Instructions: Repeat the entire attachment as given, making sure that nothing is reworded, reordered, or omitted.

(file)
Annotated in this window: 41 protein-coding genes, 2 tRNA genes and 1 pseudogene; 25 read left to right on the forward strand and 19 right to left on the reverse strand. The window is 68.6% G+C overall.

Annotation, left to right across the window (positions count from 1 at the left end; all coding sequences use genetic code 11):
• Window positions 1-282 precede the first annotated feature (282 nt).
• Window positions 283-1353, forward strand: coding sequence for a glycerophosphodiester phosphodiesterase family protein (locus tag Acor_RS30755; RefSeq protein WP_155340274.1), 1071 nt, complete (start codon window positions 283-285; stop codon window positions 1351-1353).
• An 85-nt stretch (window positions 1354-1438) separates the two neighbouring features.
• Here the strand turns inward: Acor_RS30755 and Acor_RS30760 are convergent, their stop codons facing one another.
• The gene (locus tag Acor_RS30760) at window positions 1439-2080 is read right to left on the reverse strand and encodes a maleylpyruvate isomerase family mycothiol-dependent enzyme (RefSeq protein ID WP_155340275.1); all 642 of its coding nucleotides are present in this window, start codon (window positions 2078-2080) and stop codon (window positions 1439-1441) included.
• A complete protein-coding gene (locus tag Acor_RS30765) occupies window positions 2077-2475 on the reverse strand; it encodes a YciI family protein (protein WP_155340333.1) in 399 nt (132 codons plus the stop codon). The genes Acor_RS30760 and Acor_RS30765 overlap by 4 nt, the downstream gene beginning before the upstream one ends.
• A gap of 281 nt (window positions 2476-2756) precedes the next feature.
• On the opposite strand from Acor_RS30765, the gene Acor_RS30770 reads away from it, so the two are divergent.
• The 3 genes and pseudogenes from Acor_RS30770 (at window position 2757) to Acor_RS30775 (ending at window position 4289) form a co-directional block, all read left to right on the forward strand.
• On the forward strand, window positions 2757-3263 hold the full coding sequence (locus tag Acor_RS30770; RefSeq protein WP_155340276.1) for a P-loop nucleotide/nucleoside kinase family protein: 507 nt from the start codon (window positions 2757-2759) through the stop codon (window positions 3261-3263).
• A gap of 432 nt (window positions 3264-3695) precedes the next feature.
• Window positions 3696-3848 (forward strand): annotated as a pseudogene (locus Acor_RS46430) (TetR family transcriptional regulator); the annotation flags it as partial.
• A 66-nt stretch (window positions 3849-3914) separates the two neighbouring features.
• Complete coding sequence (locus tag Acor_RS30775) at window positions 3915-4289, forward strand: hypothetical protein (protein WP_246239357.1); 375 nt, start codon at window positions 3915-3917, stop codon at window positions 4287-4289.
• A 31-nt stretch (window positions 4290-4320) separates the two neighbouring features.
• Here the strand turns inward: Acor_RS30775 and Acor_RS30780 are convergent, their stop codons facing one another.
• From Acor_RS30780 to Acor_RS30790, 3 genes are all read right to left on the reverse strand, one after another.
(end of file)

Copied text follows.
Annotated in this window: 41 protein-coding genes, 2 tRNA genes and 1 pseudogene; 25 read left to right on the forward strand and 19 right to left on the reverse strand. The window is 68.6% G+C overall.

Annotation, left to right across the window (positions count from 1 at the left end; all coding sequences use genetic code 11):
• Window positions 1-282 precede the first annotated feature (282 nt).
• Window positions 283-1353, forward strand: coding sequence for a glycerophosphodiester phosphodiesterase family protein (locus tag Acor_RS30755; RefSeq protein WP_155340274.1), 1071 nt, complete (start codon window positions 283-285; stop codon window positions 1351-1353).
• An 85-nt stretch (window positions 1354-1438) separates the two neighbouring features.
• Here the strand turns inward: Acor_RS30755 and Acor_RS30760 are convergent, their stop codons facing one another.
• The gene (locus tag Acor_RS30760) at window positions 1439-2080 is read right to left on the reverse strand and encodes a maleylpyruvate isomerase family mycothiol-dependent enzyme (RefSeq protein ID WP_155340275.1); all 642 of its coding nucleotides are present in this window, start codon (window positions 2078-2080) and stop codon (window positions 1439-1441) included.
• A complete protein-coding gene (locus tag Acor_RS30765) occupies window positions 2077-2475 on the reverse strand; it encodes a YciI family protein (protein WP_155340333.1) in 399 nt (132 codons plus the stop codon). The genes Acor_RS30760 and Acor_RS30765 overlap by 4 nt, the downstream gene beginning before the upstream one ends.
• A gap of 281 nt (window positions 2476-2756) precedes the next feature.
• On the opposite strand from Acor_RS30765, the gene Acor_RS30770 reads away from it, so the two are divergent.
• The 3 genes and pseudogenes from Acor_RS30770 (at window position 2757) to Acor_RS30775 (ending at window position 4289) form a co-directional block, all read left to right on the forward strand.
• On the forward strand, window positions 2757-3263 hold the full coding sequence (locus tag Acor_RS30770; RefSeq protein WP_155340276.1) for a P-loop nucleotide/nucleoside kinase family protein: 507 nt from the start codon (window positions 2757-2759) through the stop codon (window positions 3261-3263).
• A gap of 432 nt (window positions 3264-3695) precedes the next feature.
• Window positions 3696-3848 (forward strand): annotated as a pseudogene (locus Acor_RS46430) (TetR family transcriptional regulator); the annotation flags it as partial.
• A 66-nt stretch (window positions 3849-3914) separates the two neighbouring features.
• Complete coding sequence (locus tag Acor_RS30775) at window positions 3915-4289, forward strand: hypothetical protein (protein WP_246239357.1); 375 nt, start codon at window positions 3915-3917, stop codon at window positions 4287-4289.
• A 31-nt stretch (window positions 4290-4320) separates the two neighbouring features.
• Here the strand turns inward: Acor_RS30775 and Acor_RS30780 are convergent, their stop codons facing one another.
• From Acor_RS30780 to Acor_RS30790, 3 genes are all read right to left on the reverse strand, one after another.